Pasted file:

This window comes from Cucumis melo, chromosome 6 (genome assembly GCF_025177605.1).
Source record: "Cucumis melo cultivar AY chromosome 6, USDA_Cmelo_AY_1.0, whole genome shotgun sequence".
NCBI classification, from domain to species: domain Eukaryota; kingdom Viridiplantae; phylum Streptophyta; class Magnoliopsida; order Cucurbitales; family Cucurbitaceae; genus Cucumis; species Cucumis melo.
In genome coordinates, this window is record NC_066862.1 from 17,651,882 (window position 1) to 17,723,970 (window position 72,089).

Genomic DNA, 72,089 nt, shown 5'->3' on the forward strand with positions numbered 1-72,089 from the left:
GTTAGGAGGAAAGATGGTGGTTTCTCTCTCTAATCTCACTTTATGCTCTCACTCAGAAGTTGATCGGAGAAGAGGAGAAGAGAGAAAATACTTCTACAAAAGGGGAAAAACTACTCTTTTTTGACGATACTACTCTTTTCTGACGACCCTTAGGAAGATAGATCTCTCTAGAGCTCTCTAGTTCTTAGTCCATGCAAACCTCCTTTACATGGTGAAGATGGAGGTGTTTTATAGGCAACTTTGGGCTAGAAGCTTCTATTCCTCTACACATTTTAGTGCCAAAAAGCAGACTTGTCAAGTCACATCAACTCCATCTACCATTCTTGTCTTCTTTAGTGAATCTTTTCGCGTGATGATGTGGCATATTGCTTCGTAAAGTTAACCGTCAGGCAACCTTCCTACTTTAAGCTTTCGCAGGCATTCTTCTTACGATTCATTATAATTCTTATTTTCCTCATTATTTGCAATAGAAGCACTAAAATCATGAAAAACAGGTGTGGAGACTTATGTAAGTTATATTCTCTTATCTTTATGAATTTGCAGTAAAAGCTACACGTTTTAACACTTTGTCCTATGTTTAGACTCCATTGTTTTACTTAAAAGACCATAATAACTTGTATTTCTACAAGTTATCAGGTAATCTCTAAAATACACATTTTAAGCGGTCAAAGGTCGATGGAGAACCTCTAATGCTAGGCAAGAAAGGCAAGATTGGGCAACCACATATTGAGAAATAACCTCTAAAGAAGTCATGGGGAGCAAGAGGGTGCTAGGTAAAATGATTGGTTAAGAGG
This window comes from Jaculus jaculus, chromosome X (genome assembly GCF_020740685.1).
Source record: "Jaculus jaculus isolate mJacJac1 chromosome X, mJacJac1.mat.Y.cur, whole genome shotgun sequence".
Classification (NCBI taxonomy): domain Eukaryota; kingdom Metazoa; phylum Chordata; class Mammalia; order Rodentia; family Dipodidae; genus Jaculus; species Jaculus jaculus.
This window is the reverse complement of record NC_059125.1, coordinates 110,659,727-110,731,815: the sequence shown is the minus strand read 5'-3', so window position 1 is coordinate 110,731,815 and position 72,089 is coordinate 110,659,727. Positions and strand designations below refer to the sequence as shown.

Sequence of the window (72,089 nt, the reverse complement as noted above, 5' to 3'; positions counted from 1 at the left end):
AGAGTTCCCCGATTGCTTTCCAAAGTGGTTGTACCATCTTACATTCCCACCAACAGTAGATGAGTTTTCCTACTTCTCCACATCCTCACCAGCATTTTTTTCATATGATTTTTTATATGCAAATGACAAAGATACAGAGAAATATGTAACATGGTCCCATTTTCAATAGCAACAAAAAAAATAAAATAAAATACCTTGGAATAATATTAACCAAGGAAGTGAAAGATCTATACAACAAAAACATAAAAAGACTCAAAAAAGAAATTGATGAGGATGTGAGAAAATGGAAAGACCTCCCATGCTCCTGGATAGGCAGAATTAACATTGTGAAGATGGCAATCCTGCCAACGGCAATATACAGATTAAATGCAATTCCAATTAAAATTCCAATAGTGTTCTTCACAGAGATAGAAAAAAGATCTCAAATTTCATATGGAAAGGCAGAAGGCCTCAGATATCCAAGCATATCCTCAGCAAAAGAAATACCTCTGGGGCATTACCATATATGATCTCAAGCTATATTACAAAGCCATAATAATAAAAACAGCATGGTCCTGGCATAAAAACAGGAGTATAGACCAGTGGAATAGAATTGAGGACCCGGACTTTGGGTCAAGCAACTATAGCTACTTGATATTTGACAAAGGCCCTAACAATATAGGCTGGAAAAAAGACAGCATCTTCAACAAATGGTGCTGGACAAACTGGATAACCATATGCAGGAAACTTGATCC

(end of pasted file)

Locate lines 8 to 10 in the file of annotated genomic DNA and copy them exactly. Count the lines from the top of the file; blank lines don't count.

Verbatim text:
Source record: "Jaculus jaculus isolate mJacJac1 chromosome X, mJacJac1.mat.Y.cur, whole genome shotgun sequence".
Classification (NCBI taxonomy): domain Eukaryota; kingdom Metazoa; phylum Chordata; class Mammalia; order Rodentia; family Dipodidae; genus Jaculus; species Jaculus jaculus.
This window is the reverse complement of record NC_059125.1, coordinates 110,659,727-110,731,815: the sequence shown is the minus strand read 5'-3', so window position 1 is coordinate 110,731,815 and position 72,089 is coordinate 110,659,727. Positions and strand designations below refer to the sequence as shown.